3. Now that we know how she got there, here’s what Ms. Kater is claiming:a) Washington’s state gambling law says that people who take money to provide illegal gambling services aren’t allowed to keep it: the person who gave it to them can sue in civil court to get it back.

    b) Under Washington law, the game Churchill Downs, under the name of software publisher Big Fish Casino, was illegal gambling.

    c) Ms. Kater gave Big Fish Casino a lot of money (at least a thousand dollars) to play in Big Fish Casino. Other people in the class likewise paid money to play at the casino and it was gambling too.

    d) Therefore, she and all other similarly situated members of the class (people in Washington who played in the casino and paid money to do so) should get their money back.

Whew! Let’s unpack that a little bit.

As far as “people can get their money back if they lost it gambling illegally,” that is actually a pretty common rule. You may like it, you may not think it makes any sense. But it is what it is and I’m not going to discuss that other than to say that that’s the rule here and in many other places.

As far as “she gave them a lot of money to play,” you can have whatever opinion you want as to what that says about her intelligence, impulse control, etc. I will say that these games are designed by psychologists to be pure dopamine generators. I doubt many people reading this aren’t familiar with being sucked into a game: imagine that feeling, only with actual SCIENCE! applied to trying to generate it. I think regulated gaming should be legal for informed adults, but I am not blind to this kind of thing.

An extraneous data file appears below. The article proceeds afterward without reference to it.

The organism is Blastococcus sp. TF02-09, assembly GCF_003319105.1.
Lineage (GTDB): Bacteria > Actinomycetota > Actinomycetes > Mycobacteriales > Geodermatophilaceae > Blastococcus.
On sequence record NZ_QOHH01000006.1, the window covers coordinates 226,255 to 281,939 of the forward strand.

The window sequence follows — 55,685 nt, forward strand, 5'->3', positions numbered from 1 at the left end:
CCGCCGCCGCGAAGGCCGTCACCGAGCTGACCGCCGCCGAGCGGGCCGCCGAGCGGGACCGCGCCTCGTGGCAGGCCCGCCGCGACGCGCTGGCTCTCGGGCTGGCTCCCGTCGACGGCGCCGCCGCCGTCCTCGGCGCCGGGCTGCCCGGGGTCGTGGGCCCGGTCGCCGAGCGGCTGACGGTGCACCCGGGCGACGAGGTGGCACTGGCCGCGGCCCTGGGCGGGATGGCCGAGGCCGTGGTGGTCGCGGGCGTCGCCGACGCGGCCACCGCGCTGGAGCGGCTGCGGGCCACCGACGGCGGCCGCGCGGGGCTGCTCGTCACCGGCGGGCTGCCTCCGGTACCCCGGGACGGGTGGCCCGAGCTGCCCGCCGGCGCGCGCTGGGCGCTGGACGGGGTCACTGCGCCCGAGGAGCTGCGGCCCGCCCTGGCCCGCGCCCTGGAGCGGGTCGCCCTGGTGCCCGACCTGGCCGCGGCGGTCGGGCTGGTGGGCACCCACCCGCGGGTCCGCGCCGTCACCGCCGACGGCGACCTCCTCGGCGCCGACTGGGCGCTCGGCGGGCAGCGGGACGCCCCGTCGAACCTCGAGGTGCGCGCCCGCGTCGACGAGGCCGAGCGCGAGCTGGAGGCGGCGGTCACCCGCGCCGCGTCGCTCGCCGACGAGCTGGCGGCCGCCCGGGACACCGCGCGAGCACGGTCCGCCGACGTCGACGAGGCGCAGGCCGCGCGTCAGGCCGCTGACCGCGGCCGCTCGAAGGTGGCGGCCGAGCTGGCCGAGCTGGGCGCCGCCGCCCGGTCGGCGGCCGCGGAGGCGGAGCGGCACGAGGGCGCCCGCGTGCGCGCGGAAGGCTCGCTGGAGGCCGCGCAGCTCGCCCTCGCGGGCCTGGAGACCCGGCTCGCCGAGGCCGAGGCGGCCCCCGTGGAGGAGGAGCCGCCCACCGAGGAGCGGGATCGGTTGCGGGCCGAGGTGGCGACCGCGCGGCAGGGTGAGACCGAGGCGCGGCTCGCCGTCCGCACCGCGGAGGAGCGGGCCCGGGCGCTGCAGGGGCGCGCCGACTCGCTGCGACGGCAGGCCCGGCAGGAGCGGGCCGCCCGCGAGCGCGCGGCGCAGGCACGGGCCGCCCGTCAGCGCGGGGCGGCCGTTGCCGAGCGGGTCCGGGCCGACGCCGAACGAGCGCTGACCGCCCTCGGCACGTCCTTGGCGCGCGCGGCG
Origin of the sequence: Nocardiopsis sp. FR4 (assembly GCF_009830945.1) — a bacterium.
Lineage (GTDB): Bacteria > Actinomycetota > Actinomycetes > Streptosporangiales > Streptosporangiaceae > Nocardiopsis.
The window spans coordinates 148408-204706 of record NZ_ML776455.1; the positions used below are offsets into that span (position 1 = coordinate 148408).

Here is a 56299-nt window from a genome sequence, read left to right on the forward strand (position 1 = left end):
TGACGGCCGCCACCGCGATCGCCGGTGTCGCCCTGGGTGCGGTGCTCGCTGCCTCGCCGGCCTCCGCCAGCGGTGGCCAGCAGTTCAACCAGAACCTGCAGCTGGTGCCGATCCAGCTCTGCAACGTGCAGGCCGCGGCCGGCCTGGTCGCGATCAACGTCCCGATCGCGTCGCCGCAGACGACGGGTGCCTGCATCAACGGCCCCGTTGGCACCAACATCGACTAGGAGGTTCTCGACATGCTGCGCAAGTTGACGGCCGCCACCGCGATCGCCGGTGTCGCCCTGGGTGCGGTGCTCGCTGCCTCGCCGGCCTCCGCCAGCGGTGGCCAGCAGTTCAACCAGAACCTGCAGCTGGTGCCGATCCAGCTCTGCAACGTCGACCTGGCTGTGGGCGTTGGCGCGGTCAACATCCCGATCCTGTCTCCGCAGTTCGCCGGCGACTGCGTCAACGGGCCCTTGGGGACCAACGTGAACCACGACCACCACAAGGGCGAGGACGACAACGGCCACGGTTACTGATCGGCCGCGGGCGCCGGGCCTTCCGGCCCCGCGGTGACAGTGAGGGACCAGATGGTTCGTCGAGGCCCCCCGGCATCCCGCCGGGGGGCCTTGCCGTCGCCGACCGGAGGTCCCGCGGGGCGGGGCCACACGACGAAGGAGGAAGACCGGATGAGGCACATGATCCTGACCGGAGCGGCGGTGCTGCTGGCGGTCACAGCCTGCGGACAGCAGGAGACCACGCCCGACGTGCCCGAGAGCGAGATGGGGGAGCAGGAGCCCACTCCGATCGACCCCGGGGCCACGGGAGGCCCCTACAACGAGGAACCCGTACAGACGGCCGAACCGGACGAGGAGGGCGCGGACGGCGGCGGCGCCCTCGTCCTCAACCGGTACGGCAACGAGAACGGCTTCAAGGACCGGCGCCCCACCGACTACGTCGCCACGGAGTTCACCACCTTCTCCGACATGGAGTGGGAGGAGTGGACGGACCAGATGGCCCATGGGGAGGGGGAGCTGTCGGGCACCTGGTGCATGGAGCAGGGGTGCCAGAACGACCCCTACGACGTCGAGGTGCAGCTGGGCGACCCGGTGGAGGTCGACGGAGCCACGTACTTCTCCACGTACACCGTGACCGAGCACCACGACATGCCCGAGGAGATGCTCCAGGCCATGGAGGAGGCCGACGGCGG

But now we get to the heart of the matter: was this game unlawful gambling? You may know, especially if you read my blog, that the crime of gambling usually consists of three elements: consideration (which is your stake, your wager, the thing you put at risk to play,) chance (the outcome of the play has to be outside your control in some way, usually by way of a random event,) and prize (you have to be able to win something of value.) We definitely have consideration: while you can initially get play points by various unpaid means, you eventually have to buy them, and you can’t play if you don’t have play points. We likewise have chance: the games she played are literally video slot games which use a random number generator to determine whether the player wins any particular game played.

But do we have a prize? Is there a thing of value?

NOW PAY ATTENTION BECAUSE I’VE BEEN TRYING TO WARN YOU PEOPLE AND NOBODY WANTS TO LISTEN.

Here is the definition of “thing of value” under Washington law:

[A]ny money or property, any token, object or article exchangeable for money or property, or any form of credit or promise, directly or indirectly, contemplating transfer of money or property or of any interest therein, or involving extension of a service, entertainment or a privilege of playing at a game or scheme without charge. Wash. Rev. Code § 9.46.0285